Monday, 27 January 2014

Oflag XX1B - The Other Escapes Part Two

Camp Latrines - Wally's War

Oflag XX1B was a POW camp run by the Wehrmacht, and military politics dictated that the army would show they could manage the operation far better than the Luftwaffe. The POWs began tunnelling began soon after they arrived and ‘The Asselin Tunnel’ under the latrines (see post ‘Long Tunnel Schemes Part Three’) joined a number already in progress. Blitz tunnels had been started and discovered, whilst others were abandoned. But at one point during the latter stages of 1942, six tunnel projects were still operational and working towards the perimeter wire.

Flight Lieutenant Alastair Panton led his team on a working which had to be abandoned after encountering solid rock. Another frequent difficulty encountered by diggers was flooding and this resulted in numerous projects in POW camps being abandoned. Undeterred, Panton switched his attentions to a latrine tunnel, working along similar methods to the ‘Asselin’ project.  The RAF Flying Officer had been captured after his Blenheim aircraft was shot down on 14 July 1940 whilst carrying out an attack on an oil depot in Ghent. On 3 September 1940 whilst in captivity, he was promoted to the rank of Flight Lieutenant and had become an experienced escape worker.  A natural sportsman who played cricket and rugby, he was an ideal man to lead a tunnel dig with all its demands.  Lieutenant Charles Bonington (early SAS recruit and father of British climber Chris Bonington) worked in Panton’s team alongside B. A. ‘Jimmy’ James on both schemes. The versatile Panton also filled in his time with a number of camp activities including writing the Christmas pantomime for 1942.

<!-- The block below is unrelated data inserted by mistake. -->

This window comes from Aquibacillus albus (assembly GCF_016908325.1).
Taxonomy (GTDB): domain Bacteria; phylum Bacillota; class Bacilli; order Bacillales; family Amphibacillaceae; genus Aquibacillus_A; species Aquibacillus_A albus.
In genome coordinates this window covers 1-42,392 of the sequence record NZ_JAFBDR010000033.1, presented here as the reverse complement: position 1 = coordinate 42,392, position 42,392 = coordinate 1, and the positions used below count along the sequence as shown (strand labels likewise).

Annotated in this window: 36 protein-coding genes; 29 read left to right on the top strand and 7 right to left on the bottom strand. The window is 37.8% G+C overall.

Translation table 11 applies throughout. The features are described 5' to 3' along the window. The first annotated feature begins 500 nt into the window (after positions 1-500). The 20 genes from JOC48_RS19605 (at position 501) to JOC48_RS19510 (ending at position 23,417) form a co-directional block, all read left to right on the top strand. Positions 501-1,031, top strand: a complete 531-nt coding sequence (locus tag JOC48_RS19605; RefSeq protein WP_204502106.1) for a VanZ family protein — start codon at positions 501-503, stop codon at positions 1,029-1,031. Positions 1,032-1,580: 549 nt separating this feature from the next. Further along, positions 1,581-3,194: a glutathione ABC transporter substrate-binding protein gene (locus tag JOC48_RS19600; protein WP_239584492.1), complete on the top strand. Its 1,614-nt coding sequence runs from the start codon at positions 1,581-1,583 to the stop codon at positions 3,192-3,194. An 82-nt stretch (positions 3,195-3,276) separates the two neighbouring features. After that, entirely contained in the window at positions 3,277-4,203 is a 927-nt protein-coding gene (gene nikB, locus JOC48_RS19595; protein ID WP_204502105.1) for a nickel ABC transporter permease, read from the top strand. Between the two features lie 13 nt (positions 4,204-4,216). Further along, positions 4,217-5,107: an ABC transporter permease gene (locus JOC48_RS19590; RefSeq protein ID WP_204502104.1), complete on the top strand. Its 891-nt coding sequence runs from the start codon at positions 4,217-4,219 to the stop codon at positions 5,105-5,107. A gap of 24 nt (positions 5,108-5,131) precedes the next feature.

POW Camp Ablutions - Wally's War

Gradually the Blitz tunnels were discovered, leaving three long term projects undetected. These were targeted for completion by the spring of 1943. Once the thaw started  to set in, the improving weather would give escapers better chances once out of camp. ‘Asselin’ continued to head west as did another tunnel from a barrack building. This was run by Squadron Leader David ‘Dim’ Strong and ‘Dickie’ Edge and went out from a night latrine at the end of the block near the west wire. Electric lighting was eventually tapped in from the camp’s main supply, with the tunnel being well shored by the usual bed boards.